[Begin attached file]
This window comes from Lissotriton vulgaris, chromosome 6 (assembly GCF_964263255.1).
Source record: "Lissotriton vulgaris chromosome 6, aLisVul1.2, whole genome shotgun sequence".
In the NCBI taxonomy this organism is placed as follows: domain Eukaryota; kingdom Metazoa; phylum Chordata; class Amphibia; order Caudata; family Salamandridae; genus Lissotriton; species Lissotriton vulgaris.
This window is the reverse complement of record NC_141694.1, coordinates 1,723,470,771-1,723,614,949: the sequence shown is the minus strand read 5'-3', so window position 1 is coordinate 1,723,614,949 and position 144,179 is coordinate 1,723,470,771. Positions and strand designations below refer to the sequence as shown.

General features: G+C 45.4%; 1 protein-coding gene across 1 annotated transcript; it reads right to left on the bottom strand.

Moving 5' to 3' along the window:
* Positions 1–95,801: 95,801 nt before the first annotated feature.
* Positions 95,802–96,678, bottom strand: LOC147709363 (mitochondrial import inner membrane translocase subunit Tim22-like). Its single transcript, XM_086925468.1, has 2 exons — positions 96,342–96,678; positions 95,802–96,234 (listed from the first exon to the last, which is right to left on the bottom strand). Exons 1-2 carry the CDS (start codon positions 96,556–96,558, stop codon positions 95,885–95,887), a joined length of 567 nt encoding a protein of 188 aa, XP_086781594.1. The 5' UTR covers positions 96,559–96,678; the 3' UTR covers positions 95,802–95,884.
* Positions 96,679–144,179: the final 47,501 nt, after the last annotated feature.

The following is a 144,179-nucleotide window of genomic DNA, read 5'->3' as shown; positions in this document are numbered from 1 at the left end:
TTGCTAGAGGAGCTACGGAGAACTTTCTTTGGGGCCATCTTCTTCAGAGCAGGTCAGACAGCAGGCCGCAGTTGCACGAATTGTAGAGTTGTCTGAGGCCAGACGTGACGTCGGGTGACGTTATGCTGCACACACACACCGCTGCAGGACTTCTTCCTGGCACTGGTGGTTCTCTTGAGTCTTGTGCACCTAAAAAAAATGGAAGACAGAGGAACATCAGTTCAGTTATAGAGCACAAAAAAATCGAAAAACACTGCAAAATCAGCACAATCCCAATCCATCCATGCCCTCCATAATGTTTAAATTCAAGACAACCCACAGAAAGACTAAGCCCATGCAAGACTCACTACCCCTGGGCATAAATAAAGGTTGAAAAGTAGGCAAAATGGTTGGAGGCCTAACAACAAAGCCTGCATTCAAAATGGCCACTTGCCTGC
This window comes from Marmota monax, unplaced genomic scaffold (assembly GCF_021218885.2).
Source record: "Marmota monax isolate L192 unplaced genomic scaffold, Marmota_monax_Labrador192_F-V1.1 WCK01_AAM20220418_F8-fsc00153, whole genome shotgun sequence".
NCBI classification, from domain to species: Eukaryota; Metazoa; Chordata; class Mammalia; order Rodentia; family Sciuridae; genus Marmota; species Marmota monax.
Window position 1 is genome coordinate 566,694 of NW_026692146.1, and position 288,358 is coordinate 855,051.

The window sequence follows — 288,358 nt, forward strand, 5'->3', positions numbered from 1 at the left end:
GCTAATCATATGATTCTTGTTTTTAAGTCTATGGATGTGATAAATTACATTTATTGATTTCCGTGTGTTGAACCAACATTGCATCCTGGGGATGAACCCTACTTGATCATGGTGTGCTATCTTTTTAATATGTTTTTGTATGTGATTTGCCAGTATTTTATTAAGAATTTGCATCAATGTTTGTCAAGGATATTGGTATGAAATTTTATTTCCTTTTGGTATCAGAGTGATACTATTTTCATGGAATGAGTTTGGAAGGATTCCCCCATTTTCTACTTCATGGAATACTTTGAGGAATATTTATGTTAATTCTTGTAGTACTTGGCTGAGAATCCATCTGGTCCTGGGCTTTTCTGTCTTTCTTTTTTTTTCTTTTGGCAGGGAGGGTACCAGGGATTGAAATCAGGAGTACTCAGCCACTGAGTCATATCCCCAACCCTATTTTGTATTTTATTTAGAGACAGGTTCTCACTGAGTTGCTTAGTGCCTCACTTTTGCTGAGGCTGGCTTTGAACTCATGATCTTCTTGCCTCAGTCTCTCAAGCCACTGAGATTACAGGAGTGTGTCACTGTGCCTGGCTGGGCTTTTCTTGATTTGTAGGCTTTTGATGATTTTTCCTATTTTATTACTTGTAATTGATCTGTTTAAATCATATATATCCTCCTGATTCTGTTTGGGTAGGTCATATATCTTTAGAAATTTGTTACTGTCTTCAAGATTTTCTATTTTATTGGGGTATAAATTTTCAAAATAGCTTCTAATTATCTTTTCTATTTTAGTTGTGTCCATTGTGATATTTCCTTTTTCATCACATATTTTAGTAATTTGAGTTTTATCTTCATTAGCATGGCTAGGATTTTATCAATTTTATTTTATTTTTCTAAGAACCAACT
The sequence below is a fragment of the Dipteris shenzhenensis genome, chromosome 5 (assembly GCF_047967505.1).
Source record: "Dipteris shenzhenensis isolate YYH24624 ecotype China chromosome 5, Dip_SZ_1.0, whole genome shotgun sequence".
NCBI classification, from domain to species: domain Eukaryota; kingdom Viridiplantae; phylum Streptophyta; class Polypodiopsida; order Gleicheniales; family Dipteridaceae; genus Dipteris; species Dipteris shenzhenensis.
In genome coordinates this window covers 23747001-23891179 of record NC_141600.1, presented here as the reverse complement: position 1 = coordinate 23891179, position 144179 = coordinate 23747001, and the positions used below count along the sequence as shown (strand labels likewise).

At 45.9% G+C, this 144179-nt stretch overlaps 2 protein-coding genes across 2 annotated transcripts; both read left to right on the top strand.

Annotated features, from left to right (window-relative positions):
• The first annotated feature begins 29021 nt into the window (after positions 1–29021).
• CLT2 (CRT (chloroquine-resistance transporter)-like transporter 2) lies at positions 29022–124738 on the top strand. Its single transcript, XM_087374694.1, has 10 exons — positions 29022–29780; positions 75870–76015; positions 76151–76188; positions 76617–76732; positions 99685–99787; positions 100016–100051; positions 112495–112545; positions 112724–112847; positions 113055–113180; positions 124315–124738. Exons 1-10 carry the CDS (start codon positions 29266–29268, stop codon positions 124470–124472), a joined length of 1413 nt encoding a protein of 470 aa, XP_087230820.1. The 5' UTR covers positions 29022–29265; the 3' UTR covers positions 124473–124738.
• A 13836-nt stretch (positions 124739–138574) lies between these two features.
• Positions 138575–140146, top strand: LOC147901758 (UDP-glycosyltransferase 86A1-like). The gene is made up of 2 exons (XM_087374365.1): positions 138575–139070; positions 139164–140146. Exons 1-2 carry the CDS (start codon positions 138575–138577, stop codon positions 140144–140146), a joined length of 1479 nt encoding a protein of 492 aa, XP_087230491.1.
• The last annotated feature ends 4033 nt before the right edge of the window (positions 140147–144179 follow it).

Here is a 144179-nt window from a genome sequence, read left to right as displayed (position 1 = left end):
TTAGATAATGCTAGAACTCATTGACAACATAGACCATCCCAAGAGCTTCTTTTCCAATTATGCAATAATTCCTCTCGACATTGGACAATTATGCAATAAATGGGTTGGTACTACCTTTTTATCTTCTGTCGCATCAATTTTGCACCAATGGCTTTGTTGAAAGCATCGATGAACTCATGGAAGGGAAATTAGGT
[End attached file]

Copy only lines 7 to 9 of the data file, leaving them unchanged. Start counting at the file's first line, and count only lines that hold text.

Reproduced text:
* Positions 1–95,801: 95,801 nt before the first annotated feature.
* Positions 95,802–96,678, bottom strand: LOC147709363 (mitochondrial import inner membrane translocase subunit Tim22-like). Its single transcript, XM_086925468.1, has 2 exons — positions 96,342–96,678; positions 95,802–96,234 (listed from the first exon to the last, which is right to left on the bottom strand). Exons 1-2 carry the CDS (start codon positions 96,556–96,558, stop codon positions 95,885–95,887), a joined length of 567 nt encoding a protein of 188 aa, XP_086781594.1. The 5' UTR covers positions 96,559–96,678; the 3' UTR covers positions 95,802–95,884.
* Positions 96,679–144,179: the final 47,501 nt, after the last annotated feature.